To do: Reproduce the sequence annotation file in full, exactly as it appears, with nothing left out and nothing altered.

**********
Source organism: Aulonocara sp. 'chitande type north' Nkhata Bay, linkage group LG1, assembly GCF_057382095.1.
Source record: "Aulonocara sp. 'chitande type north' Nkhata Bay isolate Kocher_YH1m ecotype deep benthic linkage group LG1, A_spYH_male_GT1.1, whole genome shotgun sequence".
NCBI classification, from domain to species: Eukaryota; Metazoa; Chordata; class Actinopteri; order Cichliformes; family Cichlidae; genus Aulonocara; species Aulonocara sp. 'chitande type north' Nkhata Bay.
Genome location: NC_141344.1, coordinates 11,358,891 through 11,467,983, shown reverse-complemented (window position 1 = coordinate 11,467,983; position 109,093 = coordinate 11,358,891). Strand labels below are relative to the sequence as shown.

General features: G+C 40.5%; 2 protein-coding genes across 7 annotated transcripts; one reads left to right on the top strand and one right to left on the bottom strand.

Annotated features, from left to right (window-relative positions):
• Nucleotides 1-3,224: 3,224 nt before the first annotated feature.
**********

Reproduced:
Source organism: Aulonocara sp. 'chitande type north' Nkhata Bay, linkage group LG1, assembly GCF_057382095.1.
Source record: "Aulonocara sp. 'chitande type north' Nkhata Bay isolate Kocher_YH1m ecotype deep benthic linkage group LG1, A_spYH_male_GT1.1, whole genome shotgun sequence".
NCBI classification, from domain to species: Eukaryota; Metazoa; Chordata; class Actinopteri; order Cichliformes; family Cichlidae; genus Aulonocara; species Aulonocara sp. 'chitande type north' Nkhata Bay.
Genome location: NC_141344.1, coordinates 11,358,891 through 11,467,983, shown reverse-complemented (window position 1 = coordinate 11,467,983; position 109,093 = coordinate 11,358,891). Strand labels below are relative to the sequence as shown.

General features: G+C 40.5%; 2 protein-coding genes across 7 annotated transcripts; one reads left to right on the top strand and one right to left on the bottom strand.

Annotated features, from left to right (window-relative positions):
• Nucleotides 1-3,224: 3,224 nt before the first annotated feature.